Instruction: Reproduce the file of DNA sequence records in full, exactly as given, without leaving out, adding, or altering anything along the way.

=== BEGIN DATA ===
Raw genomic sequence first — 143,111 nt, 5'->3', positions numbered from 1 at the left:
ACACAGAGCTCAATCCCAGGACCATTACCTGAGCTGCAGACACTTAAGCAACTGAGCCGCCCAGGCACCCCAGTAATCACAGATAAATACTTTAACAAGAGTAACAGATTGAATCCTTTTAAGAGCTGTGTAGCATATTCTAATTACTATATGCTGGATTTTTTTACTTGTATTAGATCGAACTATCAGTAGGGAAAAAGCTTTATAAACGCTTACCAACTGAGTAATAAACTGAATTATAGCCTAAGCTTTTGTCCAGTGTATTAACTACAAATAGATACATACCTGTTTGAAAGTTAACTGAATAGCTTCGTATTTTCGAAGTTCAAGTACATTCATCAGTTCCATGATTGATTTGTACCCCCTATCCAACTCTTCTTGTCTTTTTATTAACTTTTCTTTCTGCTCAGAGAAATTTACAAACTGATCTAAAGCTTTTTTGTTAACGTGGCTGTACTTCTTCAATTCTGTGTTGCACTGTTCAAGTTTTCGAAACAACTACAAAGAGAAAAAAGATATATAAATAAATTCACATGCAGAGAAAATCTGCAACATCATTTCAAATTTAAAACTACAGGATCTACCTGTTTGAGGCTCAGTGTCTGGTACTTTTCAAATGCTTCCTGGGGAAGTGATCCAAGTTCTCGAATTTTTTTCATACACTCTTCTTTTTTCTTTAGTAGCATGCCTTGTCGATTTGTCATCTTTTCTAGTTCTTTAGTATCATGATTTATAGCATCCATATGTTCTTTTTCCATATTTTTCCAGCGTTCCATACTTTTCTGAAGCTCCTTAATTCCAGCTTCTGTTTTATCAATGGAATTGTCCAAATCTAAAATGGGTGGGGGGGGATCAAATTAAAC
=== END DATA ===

Raw genomic sequence first — 143,111 nt, 5'->3', positions numbered from 1 at the left:
ACACAGAGCTCAATCCCAGGACCATTACCTGAGCTGCAGACACTTAAGCAACTGAGCCGCCCAGGCACCCCAGTAATCACAGATAAATACTTTAACAAGAGTAACAGATTGAATCCTTTTAAGAGCTGTGTAGCATATTCTAATTACTATATGCTGGATTTTTTTACTTGTATTAGATCGAACTATCAGTAGGGAAAAAGCTTTATAAACGCTTACCAACTGAGTAATAAACTGAATTATAGCCTAAGCTTTTGTCCAGTGTATTAACTACAAATAGATACATACCTGTTTGAAAGTTAACTGAATAGCTTCGTATTTTCGAAGTTCAAGTACATTCATCAGTTCCATGATTGATTTGTACCCCCTATCCAACTCTTCTTGTCTTTTTATTAACTTTTCTTTCTGCTCAGAGAAATTTACAAACTGATCTAAAGCTTTTTTGTTAACGTGGCTGTACTTCTTCAATTCTGTGTTGCACTGTTCAAGTTTTCGAAACAACTACAAAGAGAAAAAAGATATATAAATAAATTCACATGCAGAGAAAATCTGCAACATCATTTCAAATTTAAAACTACAGGATCTACCTGTTTGAGGCTCAGTGTCTGGTACTTTTCAAATGCTTCCTGGGGAAGTGATCCAAGTTCTCGAATTTTTTTCATACACTCTTCTTTTTTCTTTAGTAGCATGCCTTGTCGATTTGTCATCTTTTCTAGTTCTTTAGTATCATGATTTATAGCATCCATATGTTCTTTTTCCATATTTTTCCAGCGTTCCATACTTTTCTGAAGCTCCTTAATTCCAGCTTCTGTTTTATCAATGGAATTGTCCAAATCTAAAATGGGTGGGGGGGGATCAAATTAAAC